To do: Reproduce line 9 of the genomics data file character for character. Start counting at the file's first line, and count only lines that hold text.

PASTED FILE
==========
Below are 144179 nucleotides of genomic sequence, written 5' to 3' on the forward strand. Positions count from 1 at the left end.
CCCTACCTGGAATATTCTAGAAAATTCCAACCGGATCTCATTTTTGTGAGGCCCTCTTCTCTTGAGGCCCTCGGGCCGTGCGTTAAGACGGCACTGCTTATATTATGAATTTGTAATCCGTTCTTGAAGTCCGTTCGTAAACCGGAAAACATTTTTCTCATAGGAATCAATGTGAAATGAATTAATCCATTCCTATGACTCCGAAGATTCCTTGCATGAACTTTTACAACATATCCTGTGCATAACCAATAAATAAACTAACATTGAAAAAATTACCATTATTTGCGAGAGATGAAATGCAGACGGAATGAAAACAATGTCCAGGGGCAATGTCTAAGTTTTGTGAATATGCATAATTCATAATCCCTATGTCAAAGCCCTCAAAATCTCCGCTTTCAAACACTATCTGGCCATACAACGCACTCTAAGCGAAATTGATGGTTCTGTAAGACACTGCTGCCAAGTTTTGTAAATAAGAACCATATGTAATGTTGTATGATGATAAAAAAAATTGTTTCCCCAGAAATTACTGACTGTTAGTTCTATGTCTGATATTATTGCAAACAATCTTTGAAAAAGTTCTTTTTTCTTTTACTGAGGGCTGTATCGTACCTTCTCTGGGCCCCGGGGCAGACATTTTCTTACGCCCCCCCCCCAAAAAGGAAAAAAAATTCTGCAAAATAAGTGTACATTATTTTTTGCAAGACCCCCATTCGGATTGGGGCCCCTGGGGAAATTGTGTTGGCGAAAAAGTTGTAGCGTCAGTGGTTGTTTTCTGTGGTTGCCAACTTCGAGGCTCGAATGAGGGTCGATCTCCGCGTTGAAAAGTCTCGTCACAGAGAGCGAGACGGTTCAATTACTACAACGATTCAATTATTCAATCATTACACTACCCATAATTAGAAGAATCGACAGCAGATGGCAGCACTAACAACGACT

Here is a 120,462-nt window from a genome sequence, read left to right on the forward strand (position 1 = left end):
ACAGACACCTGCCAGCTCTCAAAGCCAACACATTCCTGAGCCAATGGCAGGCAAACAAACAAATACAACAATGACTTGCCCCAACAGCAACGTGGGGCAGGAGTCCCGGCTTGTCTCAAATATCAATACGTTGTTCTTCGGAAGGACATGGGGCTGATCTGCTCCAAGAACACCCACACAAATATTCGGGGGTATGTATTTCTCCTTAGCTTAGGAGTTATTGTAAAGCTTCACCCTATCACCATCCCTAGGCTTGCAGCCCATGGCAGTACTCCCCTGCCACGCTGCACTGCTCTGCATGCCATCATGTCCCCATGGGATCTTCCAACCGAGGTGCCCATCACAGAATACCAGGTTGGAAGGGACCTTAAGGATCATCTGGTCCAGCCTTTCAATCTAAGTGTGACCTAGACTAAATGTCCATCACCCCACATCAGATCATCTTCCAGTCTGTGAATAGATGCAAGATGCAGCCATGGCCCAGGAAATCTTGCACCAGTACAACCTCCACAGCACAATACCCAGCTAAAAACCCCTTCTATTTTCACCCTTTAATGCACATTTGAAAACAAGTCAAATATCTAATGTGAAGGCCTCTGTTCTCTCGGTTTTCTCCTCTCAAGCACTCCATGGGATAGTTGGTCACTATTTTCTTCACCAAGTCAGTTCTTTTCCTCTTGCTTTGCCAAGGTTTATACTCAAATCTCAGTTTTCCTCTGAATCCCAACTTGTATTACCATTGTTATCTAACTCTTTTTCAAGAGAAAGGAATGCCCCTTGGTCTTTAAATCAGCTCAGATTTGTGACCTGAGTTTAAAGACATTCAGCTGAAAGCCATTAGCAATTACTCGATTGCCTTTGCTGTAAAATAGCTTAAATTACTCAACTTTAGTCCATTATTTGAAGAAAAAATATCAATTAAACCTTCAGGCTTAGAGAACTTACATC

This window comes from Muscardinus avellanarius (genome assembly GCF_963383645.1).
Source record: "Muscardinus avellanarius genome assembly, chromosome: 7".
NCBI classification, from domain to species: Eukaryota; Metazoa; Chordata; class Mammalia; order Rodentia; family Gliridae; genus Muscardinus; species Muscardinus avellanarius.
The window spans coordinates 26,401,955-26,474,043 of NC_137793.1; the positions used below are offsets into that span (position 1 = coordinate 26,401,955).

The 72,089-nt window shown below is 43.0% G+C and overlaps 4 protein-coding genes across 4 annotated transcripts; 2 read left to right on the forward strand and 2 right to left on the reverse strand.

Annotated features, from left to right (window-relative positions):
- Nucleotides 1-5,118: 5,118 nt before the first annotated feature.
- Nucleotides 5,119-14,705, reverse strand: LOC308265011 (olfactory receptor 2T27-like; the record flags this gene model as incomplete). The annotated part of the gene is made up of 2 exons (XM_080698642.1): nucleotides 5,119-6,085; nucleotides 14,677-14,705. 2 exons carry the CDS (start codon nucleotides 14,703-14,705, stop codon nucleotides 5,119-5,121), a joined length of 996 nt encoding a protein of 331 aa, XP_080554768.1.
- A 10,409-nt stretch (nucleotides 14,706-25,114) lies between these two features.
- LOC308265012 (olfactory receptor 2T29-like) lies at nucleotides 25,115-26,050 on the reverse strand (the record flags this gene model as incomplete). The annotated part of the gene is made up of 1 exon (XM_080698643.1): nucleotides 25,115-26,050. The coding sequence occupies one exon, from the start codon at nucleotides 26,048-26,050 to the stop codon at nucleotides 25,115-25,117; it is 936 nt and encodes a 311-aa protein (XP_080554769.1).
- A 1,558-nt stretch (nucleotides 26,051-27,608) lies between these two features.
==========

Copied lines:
The 72,089-nt window shown below is 43.0% G+C and overlaps 4 protein-coding genes across 4 annotated transcripts; 2 read left to right on the forward strand and 2 right to left on the reverse strand.